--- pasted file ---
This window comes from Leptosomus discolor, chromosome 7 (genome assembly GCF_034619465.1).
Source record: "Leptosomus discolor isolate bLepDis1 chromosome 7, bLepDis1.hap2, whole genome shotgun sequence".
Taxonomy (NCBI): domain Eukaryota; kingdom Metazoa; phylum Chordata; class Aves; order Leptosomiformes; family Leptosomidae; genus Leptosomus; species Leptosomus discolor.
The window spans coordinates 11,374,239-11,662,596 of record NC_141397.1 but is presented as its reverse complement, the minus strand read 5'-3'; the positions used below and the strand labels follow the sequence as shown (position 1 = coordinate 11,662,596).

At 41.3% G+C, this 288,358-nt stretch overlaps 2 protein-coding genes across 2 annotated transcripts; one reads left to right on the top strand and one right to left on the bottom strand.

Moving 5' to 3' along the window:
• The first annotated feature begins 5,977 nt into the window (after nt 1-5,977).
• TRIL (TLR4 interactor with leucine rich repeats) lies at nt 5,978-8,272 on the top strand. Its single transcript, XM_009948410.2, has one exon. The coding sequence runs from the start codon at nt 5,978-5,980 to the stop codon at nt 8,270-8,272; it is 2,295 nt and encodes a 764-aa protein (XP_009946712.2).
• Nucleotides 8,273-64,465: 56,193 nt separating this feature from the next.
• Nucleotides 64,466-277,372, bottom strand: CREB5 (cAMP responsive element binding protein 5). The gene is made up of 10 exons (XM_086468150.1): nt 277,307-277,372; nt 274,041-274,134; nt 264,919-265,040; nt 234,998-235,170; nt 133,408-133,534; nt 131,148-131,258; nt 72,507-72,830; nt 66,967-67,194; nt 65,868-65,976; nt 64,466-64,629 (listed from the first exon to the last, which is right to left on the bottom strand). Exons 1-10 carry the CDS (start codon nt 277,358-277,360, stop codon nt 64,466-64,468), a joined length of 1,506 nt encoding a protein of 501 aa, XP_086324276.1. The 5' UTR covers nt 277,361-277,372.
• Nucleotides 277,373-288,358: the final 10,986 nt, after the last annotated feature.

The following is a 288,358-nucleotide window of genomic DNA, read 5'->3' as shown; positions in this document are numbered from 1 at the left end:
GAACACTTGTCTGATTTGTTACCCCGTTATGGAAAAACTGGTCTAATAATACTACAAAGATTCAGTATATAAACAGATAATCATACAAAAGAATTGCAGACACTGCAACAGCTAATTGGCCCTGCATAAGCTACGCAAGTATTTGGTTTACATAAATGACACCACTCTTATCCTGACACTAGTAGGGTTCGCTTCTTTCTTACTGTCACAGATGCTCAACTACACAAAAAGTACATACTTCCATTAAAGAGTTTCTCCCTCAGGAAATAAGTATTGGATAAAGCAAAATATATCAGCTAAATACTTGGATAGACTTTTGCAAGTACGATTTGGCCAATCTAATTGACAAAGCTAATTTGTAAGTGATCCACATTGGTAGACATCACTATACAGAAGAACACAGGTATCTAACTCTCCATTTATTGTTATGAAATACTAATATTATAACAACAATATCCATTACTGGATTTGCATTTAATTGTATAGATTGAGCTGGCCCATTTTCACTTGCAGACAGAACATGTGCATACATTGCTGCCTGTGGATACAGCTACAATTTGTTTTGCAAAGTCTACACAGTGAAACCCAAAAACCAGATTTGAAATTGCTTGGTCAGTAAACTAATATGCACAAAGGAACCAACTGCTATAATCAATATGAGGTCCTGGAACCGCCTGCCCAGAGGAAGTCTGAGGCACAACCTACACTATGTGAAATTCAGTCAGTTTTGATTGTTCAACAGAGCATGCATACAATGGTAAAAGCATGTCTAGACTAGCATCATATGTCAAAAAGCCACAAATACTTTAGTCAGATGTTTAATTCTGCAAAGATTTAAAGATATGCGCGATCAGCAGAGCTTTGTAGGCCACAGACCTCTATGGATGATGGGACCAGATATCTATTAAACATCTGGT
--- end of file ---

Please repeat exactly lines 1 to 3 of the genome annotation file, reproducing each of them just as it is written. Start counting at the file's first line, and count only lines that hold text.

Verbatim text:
This window comes from Leptosomus discolor, chromosome 7 (genome assembly GCF_034619465.1).
Source record: "Leptosomus discolor isolate bLepDis1 chromosome 7, bLepDis1.hap2, whole genome shotgun sequence".
Taxonomy (NCBI): domain Eukaryota; kingdom Metazoa; phylum Chordata; class Aves; order Leptosomiformes; family Leptosomidae; genus Leptosomus; species Leptosomus discolor.